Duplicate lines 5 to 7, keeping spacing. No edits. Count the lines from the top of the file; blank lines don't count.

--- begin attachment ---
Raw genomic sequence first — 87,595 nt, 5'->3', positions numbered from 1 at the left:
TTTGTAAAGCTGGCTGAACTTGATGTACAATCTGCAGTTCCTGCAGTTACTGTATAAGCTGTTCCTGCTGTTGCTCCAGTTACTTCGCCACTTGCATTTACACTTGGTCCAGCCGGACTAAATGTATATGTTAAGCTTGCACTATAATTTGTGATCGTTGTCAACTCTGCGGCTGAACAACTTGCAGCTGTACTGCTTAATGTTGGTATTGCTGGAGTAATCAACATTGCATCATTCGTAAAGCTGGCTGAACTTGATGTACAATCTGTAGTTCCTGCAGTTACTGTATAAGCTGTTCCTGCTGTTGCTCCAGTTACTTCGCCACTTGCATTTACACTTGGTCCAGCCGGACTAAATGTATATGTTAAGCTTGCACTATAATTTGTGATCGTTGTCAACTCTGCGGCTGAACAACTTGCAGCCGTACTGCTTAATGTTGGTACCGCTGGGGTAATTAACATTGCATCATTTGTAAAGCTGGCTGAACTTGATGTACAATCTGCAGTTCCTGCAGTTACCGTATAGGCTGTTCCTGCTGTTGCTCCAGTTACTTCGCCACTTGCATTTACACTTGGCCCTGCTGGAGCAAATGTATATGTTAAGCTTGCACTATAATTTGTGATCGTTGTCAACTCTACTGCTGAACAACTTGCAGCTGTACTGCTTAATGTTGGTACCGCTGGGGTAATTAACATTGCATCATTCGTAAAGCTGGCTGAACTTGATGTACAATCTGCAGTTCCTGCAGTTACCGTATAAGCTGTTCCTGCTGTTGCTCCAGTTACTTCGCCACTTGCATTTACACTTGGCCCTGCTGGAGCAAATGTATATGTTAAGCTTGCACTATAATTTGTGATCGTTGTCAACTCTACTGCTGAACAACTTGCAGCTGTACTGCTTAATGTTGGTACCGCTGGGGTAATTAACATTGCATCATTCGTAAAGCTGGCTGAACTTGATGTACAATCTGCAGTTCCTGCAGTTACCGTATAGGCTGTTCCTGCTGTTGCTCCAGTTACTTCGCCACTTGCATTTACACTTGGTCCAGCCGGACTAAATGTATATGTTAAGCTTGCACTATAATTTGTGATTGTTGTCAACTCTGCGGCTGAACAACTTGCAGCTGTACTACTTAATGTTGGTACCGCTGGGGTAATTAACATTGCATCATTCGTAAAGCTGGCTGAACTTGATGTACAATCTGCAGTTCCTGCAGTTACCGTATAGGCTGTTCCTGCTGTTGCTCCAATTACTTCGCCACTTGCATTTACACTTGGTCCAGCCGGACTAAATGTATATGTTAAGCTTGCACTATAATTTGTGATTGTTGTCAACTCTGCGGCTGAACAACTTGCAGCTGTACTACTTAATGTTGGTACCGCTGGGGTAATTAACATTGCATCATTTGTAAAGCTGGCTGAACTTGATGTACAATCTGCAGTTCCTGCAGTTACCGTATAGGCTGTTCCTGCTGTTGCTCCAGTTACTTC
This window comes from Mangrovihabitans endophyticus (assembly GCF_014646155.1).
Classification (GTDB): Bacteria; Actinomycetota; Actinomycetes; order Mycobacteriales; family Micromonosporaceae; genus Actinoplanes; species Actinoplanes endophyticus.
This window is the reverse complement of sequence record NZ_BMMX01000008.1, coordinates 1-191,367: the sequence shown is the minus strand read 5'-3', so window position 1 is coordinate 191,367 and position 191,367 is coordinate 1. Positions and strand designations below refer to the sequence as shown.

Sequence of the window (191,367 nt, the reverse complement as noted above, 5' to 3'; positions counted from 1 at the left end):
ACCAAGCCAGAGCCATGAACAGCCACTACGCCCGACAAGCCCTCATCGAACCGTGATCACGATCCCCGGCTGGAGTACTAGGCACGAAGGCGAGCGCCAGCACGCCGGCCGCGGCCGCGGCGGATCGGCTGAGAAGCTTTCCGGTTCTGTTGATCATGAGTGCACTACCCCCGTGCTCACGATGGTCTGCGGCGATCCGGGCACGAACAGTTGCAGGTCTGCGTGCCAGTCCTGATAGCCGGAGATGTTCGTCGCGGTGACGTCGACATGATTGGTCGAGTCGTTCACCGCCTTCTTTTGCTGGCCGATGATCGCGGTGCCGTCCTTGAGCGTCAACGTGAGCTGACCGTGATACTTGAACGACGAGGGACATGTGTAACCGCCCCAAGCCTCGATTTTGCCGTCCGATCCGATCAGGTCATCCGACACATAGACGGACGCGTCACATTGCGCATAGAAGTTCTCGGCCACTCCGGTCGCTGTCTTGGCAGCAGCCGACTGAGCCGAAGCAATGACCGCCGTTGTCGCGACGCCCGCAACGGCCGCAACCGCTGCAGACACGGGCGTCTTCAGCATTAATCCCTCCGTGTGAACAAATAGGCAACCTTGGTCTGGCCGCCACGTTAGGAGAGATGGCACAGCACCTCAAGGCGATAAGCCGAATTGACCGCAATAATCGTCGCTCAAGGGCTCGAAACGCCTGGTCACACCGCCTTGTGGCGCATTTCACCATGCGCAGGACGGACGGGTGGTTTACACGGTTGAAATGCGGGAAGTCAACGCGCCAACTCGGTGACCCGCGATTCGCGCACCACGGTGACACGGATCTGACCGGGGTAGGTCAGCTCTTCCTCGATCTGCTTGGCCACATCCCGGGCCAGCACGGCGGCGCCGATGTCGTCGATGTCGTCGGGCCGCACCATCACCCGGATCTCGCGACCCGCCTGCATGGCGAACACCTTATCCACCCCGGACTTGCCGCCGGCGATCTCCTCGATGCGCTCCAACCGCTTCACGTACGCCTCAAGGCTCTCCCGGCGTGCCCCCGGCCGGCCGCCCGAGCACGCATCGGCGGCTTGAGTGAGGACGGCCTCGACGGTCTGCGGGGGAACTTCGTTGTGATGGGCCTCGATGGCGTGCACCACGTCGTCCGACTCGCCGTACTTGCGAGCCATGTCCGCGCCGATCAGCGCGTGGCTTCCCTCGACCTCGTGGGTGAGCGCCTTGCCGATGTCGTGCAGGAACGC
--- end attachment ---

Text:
This window is the reverse complement of sequence record NZ_BMMX01000008.1, coordinates 1-191,367: the sequence shown is the minus strand read 5'-3', so window position 1 is coordinate 191,367 and position 191,367 is coordinate 1. Positions and strand designations below refer to the sequence as shown.

Sequence of the window (191,367 nt, the reverse complement as noted above, 5' to 3'; positions counted from 1 at the left end):
ACCAAGCCAGAGCCATGAACAGCCACTACGCCCGACAAGCCCTCATCGAACCGTGATCACGATCCCCGGCTGGAGTACTAGGCACGAAGGCGAGCGCCAGCACGCCGGCCGCGGCCGCGGCGGATCGGCTGAGAAGCTTTCCGGTTCTGTTGATCATGAGTGCACTACCCCCGTGCTCACGATGGTCTGCGGCGATCCGGGCACGAACAGTTGCAGGTCTGCGTGCCAGTCCTGATAGCCGGAGATGTTCGTCGCGGTGACGTCGACATGATTGGTCGAGTCGTTCACCGCCTTCTTTTGCTGGCCGATGATCGCGGTGCCGTCCTTGAGCGTCAACGTGAGCTGACCGTGATACTTGAACGACGAGGGACATGTGTAACCGCCCCAAGCCTCGATTTTGCCGTCCGATCCGATCAGGTCATCCGACACATAGACGGACGCGTCACATTGCGCATAGAAGTTCTCGGCCACTCCGGTCGCTGTCTTGGCAGCAGCCGACTGAGCCGAAGCAATGACCGCCGTTGTCGCGACGCCCGCAACGGCCGCAACCGCTGCAGACACGGGCGTCTTCAGCATTAATCCCTCCGTGTGAACAAATAGGCAACCTTGGTCTGGCCGCCACGTTAGGAGAGATGGCACAGCACCTCAAGGCGATAAGCCGAATTGACCGCAATAATCGTCGCTCAAGGGCTCGAAACGCCTGGTCACACCGCCTTGTGGCGCATTTCACCATGCGCAGGACGGACGGGTGGTTTACACGGTTGAAATGCGGGAAGTCAACGCGCCAACTCGGTGACCCGCGATTCGCGCACCACGGTGACACGGATCTGACCGGGGTAGGTCAGCTCTTCCTCGATCTGCTTGGCCACATCCCGGGCCAGCACGGCGGCGCCGATGTCGTCGATGTCGTCGGGCCGCACCATCACCCGGATCTCGCGACCCGCCTGCATGGCGAACACCTTATCCACCCCGGACTTGCCGCCGGCGATCTCCTCGATGCGCTCCAACCGCTTCACGTACGCCTCAAGGCTCTCCCGGCGTGCCCCCGGCCGGCCGCCCGAGCACGCATCGGCGGCTTGAGTGAGGACGGCCTCGACGGTCTGCGGGGGAACTTCGTTGTGATGGGCCTCGATGGCGTGCACCACGTCGTCCGACTCGCCGTACTTGCGAGCCATGTCCGCGCCGATCAGCGCGTGGCTTCCCTCGACCTCGTGGGTGAGCGCCTTGCCGATGTCGTGCAGGAACGC